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Leibman v. Prupes

United States District Court, C.D. California

March 2, 2015

ALEXANDER LEIBMAN
v.
ALEXANDER SASHA PRUPES, ET AL.,

CIVIL MINUTES - GENERAL O'

CHRISTINA A. SNYDER, District Judge.

Proceedings: (IN CHAMBERS): DEFENDANT'S MOTION TO DISMISS (Dkt. No. 16)

The Court finds this motion appropriate for decision without oral argument. Fed.R.Civ.P. 78; Local Rule 7-15. Accordingly, the hearing date of March 2, 2015, is vacated, and the matter is hereby taken under submission. Furthermore, the parties' Stipulation to Continue Motion to Dismiss filed February 27, 2015[23] is thereby moot.

I. INTRODUCTION

On November 20, 2014, plaintiff Alexander Leibman filed this lawsuit against defendant Alexander "Sasha" Prupes and Does 1 through 10. Dkt. No. 1. On January 15, 2015, plaintiff filed the operative First Amended Complaint ("FAC"). Dkt. No. 15. The gravamen of the FAC is that defendant, who was formerly in business with plaintiff, attempted to blackmail and extort money from plaintiff through threats that he would report plaintiff for tax fraud or evasion. Plaintiff asserts claims for civil blackmail and extortion, and for violation of the Fair Debt Collection Practices Act ("FDCPA"), 15 U.S.C. § 1692 et seq.

On February 2, 2015, defendant filed a motion to dismiss the FAC on the grounds that (1) the Court lacks subject matter jurisdiction over this action, (2) the Court lacks personal jurisdiction over defendant, and (3) plaintiff fails to state a claim. Dkt. No. 16. Plaintiff filed an opposition on February 9, 2015. Dkt. No. 20. Defendant replied on February 17, 2015. Dkt. No. 21. After considering the parties' arguments, the Court grants the motion to dismiss for the reasons that follow.[1]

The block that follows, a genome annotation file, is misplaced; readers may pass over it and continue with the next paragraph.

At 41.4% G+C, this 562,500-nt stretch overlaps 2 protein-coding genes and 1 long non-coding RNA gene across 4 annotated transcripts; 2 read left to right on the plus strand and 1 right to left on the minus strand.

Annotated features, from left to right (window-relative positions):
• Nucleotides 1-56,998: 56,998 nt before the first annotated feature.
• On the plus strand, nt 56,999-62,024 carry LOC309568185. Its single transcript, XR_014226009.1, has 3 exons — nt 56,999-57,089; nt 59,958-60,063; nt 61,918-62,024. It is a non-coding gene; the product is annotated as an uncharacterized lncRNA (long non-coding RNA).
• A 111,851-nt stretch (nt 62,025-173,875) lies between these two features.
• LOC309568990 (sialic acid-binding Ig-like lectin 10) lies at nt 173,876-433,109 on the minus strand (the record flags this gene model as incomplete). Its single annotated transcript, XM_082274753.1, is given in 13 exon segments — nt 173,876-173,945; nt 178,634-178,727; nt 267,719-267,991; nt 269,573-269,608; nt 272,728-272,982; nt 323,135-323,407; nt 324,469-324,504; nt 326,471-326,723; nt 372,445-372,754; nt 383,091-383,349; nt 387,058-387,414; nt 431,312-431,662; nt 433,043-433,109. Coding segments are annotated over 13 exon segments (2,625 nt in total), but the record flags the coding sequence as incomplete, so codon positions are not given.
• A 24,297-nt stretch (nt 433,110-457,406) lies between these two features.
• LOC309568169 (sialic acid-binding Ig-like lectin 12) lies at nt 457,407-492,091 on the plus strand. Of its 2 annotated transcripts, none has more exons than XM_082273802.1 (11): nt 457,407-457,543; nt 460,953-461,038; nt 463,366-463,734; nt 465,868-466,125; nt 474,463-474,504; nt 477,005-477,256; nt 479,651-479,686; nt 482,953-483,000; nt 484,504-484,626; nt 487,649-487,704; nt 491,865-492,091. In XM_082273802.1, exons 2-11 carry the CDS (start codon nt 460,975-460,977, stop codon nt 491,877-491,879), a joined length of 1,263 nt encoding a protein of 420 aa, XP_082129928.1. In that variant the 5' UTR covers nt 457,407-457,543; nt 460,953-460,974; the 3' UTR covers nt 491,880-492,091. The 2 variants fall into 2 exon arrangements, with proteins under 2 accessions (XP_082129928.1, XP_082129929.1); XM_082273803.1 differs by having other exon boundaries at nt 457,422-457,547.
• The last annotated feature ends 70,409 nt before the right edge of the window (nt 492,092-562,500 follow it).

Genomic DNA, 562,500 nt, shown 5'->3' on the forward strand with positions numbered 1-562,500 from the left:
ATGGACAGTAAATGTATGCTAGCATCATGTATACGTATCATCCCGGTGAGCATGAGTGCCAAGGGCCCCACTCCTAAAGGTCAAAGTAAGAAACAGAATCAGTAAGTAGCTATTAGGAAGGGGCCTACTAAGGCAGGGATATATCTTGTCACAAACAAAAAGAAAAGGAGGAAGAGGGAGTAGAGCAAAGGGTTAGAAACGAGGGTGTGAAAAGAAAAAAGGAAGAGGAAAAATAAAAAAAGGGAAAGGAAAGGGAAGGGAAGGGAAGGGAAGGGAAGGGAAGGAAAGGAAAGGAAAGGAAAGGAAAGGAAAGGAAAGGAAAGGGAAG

II. FACTUAL BACKGROUND

The FAC alleges the following facts, the truth of which the Court presumes for purposes of this motion only. Plaintiff, an individual, resided in Moscow, Russia from 2004 to November 2013, and has since resided in California. FAC ¶ 1. He invented a hair restoration formula, and owns medical clinics throughout the former Soviet Union. Id . Defendant was a dentist in the former Soviet Union, and now resides in new Jersey. Id . ¶ 2. The two men were formerly good friends. Id . ¶ 7.

In August 2013, plaintiff hired defendant in connection with a new medical clinic in Kiev, Ukraine. Id . ¶ 8. Defendant was paid a salary and reimbursed certain expenses, including room and board. Id . Plaintiff agreed to a 75/25 split of proceeds from the Kiev clinic, and agreed to invest up to $200, 000 in that clinic. Id . In February 2014, geopolitical unrest gripped Ukraine, causing plaintiff's investment to become a "total loss, " and putting defendant out of a job. Id . ¶ 9. Defendant took up residence in New Jersey in April 2014. Id . ¶ 10.